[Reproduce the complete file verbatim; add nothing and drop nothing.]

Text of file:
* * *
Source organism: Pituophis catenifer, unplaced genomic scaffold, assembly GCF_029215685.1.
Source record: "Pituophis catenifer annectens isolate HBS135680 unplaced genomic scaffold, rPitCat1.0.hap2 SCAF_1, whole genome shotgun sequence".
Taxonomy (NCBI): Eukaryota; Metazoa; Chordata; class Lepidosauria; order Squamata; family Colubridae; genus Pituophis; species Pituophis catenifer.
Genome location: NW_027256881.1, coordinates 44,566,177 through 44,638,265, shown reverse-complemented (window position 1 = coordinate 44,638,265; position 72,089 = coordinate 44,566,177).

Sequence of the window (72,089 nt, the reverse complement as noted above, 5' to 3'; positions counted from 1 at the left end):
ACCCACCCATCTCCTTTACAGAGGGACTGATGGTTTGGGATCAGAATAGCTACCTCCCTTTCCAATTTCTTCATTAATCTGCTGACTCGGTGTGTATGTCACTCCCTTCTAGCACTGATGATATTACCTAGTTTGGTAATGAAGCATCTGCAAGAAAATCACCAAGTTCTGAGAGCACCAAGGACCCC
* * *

Source organism: Pituophis catenifer, unplaced genomic scaffold, assembly GCF_029215685.1.
Source record: "Pituophis catenifer annectens isolate HBS135680 unplaced genomic scaffold, rPitCat1.0.hap2 SCAF_1, whole genome shotgun sequence".
Taxonomy (NCBI): Eukaryota; Metazoa; Chordata; class Lepidosauria; order Squamata; family Colubridae; genus Pituophis; species Pituophis catenifer.
Genome location: NW_027256881.1, coordinates 44,566,177 through 44,638,265, shown reverse-complemented (window position 1 = coordinate 44,638,265; position 72,089 = coordinate 44,566,177).

Sequence of the window (72,089 nt, the reverse complement as noted above, 5' to 3'; positions counted from 1 at the left end):
ACCCACCCATCTCCTTTACAGAGGGACTGATGGTTTGGGATCAGAATAGCTACCTCCCTTTCCAATTTCTTCATTAATCTGCTGACTCGGTGTGTATGTCACTCCCTTCTAGCACTGATGATATTACCTAGTTTGGTAATGAAGCATCTGCAAGAAAATCACCAAGTTCTGAGAGCACCAAGGACCCC